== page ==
Buying a Short Sale....is it worth it?

There is a huge misconception out there that Short Sale properties are a great way to buy properties for cheap. Truth be told,that isn't necessarily always the case. As an experienced Realtor, and having listed and sold Short Sale homes, that is the furthest thing from the truth.

The first thing I like to ask my client is: "Do you know what a short sale is?" About half of my clients can answer that question correctly, while the other half may not necessarily grasp the concept entirely. In simple terms, I like to explain the definition of a short sale to my clients a little something like this: a short sale is the sale of a property, for less than what the seller (borrower) owes on the property, in simplest terms. Meaning, the current owner bought their house when the market was high, and the market has now decreased, depreciating the value of the home. Therefore, the seller is "shorting" the bank the difference from what is owed, to what the current market value is. As a seller of a short sale property, you will be considered eligible for a short sale after the NOD, Notice Of Default, has been filed. This holds true for a lot of the properties that have mortgages with banks such as: Bank of America, Wells Fargo, Chase, Aurora, Cenlar, etc. However, the processes involved in submitting the short sale for initiation can vary from lender to lender. An experienced Realtor that has done short sales, knows how to put a complete short sale package together and send it to the lending institution for review. Even then, there will almost always be requests made by a representative or negotiator from the lender, to provide more documentation. For the initiation of a short sale the following items will be requested, and note, some lenders/banks have their own forms (which you can acquire from their websites) that need to be completed correctly and sent in along with:

  • Third Party Authorization - this is a document giving permission to the bank to disclose loan information with the agent doing the Short Sale. This can be a document drafted by the agent and signed by the borrower(s) of the property, or in some cases the bank will have its own version that must be submitted.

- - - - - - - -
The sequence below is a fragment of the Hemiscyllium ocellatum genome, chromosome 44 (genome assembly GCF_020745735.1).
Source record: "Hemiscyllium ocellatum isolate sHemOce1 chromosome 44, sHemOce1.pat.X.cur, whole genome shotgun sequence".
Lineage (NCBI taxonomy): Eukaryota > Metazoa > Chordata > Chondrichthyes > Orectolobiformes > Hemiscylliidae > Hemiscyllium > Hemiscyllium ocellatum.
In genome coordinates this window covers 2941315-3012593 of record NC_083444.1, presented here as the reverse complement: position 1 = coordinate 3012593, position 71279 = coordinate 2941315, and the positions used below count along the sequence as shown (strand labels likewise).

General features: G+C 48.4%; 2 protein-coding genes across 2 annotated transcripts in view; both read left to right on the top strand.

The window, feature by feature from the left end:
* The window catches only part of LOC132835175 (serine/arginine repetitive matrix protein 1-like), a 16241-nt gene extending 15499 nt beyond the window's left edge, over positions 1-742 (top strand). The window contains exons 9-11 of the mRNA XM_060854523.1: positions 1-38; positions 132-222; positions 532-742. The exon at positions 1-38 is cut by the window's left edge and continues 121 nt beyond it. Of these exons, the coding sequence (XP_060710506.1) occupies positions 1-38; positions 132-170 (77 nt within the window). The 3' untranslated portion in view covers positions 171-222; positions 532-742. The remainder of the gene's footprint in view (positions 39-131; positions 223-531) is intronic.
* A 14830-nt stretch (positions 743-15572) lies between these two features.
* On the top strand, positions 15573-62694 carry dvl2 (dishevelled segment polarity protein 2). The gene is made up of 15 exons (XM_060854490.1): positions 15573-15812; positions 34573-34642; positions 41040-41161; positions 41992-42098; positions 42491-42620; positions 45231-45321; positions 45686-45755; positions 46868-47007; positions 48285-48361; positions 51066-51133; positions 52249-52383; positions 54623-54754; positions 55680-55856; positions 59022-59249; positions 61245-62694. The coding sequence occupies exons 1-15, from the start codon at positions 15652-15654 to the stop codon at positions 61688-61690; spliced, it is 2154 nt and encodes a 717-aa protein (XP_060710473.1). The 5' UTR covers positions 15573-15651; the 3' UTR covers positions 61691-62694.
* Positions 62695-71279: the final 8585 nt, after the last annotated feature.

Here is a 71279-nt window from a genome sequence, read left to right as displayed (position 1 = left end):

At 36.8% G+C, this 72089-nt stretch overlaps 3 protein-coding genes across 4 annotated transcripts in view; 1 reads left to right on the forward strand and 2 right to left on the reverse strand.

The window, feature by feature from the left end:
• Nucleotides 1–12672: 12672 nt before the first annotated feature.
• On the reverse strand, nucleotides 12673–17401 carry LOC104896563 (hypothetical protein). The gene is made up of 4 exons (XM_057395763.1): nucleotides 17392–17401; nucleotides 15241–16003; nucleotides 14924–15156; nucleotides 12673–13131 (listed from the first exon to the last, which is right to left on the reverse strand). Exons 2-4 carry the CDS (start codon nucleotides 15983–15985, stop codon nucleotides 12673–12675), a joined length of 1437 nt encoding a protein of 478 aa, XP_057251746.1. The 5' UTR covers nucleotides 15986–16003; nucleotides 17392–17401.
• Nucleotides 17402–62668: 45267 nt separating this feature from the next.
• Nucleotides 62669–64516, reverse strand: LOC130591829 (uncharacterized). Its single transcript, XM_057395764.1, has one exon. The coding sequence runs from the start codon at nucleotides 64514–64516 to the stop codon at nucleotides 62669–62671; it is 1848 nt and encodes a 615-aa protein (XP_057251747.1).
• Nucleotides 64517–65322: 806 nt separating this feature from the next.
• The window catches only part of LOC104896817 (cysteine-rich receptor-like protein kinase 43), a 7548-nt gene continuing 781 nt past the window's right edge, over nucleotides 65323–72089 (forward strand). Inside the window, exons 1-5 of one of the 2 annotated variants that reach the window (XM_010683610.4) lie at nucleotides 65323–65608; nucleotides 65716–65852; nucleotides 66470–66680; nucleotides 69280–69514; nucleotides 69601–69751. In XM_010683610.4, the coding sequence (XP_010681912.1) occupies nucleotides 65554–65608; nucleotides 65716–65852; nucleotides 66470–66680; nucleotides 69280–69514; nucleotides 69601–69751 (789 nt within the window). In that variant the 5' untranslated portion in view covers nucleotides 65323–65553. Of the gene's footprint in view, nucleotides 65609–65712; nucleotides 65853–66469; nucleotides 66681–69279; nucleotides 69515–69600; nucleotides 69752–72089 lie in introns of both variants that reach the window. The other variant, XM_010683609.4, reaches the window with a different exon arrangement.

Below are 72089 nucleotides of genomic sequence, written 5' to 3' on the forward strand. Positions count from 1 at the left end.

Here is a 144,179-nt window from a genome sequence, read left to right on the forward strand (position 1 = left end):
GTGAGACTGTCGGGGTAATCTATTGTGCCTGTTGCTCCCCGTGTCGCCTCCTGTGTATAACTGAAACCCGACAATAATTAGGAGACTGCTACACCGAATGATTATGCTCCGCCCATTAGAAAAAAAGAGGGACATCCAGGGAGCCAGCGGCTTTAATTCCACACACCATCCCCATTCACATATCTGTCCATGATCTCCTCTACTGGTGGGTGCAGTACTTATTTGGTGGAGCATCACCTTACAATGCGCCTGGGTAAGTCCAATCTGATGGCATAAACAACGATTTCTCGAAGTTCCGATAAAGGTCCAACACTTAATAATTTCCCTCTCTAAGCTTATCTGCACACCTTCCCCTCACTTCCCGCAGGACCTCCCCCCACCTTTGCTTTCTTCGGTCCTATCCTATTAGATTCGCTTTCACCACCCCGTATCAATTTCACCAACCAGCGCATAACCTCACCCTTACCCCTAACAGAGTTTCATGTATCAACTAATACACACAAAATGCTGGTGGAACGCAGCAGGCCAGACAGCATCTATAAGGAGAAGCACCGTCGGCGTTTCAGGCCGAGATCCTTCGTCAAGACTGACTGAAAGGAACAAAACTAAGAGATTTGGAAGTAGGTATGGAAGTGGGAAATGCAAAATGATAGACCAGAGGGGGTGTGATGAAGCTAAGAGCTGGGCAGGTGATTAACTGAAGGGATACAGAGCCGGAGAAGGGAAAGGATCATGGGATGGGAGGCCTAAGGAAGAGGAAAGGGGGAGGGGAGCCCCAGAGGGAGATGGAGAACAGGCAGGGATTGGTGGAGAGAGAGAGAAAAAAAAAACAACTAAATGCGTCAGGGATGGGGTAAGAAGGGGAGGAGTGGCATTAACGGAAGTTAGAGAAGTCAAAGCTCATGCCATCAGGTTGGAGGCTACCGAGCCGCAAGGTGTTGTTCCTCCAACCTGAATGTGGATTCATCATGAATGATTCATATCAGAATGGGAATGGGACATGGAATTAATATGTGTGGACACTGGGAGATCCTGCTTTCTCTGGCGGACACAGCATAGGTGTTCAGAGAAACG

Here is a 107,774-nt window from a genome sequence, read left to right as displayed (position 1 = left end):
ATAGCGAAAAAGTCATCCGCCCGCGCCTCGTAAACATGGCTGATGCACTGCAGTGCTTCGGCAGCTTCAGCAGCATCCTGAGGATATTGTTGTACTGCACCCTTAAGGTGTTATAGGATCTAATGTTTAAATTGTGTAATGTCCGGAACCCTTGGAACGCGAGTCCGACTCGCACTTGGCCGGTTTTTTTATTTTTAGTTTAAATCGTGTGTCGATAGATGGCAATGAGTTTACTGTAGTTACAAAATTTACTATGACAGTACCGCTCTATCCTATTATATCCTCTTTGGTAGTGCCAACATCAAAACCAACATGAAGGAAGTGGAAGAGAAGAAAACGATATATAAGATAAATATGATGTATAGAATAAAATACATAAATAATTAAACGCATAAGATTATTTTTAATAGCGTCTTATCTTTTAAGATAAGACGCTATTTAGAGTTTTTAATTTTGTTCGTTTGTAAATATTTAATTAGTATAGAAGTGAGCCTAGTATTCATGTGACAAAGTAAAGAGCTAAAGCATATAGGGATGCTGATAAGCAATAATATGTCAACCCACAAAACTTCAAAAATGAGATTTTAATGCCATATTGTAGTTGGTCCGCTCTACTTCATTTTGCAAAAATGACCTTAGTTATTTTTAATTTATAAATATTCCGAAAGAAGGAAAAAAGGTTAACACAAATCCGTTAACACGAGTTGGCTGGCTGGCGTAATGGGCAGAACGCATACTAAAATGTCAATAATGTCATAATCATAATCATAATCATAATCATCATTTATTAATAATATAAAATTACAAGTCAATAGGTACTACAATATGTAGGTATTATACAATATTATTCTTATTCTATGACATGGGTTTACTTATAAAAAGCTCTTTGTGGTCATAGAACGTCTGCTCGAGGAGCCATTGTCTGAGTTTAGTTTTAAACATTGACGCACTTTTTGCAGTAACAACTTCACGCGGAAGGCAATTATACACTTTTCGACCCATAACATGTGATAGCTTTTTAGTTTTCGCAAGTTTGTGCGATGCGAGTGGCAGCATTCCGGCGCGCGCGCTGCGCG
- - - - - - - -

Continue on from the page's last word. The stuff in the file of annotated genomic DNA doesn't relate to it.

• Hardship Letter - is a letter that has been written by the borrower(s) stating why they are not able to make their mortgage and what kind of hardships they are facing that limit them to proceeding with their loan obligation. 
  • Financial Worksheet - again, this document can be acquired by going to the banks website and searching their library of forms, OR you can always Google "[Lending Institution Name] Financial Worksheet" and I assure you there will be a few PDF documents that you can download and print.
  • Paycheck Stubs/Last 2 months bank statements/Last 2 years taxes - all these documents will be requested for the borrower(s) to provide, and the bank statements and paycheck stubs need to be updated every 30 days (sometimes sooner depending on your lender). 
  • Listing Agreement and Purchase Agreement
  • HUD with all of the charges reflecting what is on the Purchase agreement
  • Any other miscellaneous documentation that the lender requests as part of their short sale submission package. This information can be acquired by calling either the lender short sale department or going to the website. 

Unfortunately, no one said this process is going to be easy and in most cases, it isn't. For the most part, it is a very rigorous and an extremely tedious process. As a person that is contemplating on short selling their home, it is imperative that you make sure you talk to a Realtor that has experience doing short sales. Consulting with your CPA about the consequences if you did a short sale and how it would affect you tax-wise is also highly recommended. If you think that you would like to get the legal ramifications of a short sale, consult with an attorney as well. Keep one thing in mind if you happen to be going through this process. Your Realtor should NEVER give you tax or legal advise!